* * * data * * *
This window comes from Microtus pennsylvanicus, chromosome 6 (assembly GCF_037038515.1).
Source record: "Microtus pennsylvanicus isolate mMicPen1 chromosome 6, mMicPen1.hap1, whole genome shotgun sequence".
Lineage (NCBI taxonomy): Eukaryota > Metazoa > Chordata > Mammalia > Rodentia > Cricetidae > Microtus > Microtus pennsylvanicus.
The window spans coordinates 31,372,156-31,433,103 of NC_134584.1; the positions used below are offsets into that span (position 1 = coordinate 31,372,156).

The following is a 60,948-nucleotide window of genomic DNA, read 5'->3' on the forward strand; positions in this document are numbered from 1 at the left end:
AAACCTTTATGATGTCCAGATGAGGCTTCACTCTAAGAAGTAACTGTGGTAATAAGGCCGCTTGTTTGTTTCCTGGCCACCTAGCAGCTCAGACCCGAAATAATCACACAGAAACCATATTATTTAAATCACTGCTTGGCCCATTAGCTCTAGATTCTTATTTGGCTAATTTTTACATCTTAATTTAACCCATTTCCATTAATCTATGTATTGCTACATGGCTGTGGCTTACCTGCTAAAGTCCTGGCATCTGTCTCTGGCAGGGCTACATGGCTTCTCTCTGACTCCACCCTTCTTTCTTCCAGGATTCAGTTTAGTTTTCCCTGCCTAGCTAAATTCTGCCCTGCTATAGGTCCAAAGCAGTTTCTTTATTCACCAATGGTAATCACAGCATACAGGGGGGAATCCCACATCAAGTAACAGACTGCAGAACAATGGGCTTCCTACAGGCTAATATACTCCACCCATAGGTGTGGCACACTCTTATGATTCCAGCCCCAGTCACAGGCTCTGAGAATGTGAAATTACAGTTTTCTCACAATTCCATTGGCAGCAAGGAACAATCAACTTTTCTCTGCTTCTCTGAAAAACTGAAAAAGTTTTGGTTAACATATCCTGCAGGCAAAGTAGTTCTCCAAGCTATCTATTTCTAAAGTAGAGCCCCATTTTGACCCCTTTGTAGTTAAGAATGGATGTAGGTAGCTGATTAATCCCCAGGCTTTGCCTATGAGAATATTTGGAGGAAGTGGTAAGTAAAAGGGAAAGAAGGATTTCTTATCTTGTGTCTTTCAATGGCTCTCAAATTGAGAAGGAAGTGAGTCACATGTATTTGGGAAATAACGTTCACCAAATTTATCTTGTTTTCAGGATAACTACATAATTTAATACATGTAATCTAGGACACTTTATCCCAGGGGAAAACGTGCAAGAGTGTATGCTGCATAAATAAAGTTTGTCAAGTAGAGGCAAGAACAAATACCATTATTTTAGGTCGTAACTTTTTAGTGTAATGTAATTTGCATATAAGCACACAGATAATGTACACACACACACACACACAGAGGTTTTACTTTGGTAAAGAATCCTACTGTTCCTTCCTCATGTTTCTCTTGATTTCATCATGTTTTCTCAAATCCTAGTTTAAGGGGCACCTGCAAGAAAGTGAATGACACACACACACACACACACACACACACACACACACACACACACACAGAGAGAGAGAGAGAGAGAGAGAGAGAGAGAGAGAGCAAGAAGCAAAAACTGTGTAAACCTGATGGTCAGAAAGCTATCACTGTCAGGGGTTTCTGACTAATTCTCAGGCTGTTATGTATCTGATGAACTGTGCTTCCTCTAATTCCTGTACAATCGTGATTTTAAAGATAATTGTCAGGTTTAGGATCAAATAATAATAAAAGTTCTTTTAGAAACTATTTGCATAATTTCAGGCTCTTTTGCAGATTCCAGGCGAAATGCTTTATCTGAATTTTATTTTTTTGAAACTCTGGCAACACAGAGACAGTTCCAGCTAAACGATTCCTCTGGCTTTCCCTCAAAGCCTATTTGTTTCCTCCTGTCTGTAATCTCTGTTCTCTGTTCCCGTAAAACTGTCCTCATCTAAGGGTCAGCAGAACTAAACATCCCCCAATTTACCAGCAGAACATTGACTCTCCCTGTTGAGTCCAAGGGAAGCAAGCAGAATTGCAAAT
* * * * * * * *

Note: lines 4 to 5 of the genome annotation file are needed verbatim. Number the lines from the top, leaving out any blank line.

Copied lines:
The window spans coordinates 31,372,156-31,433,103 of NC_134584.1; the positions used below are offsets into that span (position 1 = coordinate 31,372,156).

The following is a 60,948-nucleotide window of genomic DNA, read 5'->3' on the forward strand; positions in this document are numbered from 1 at the left end: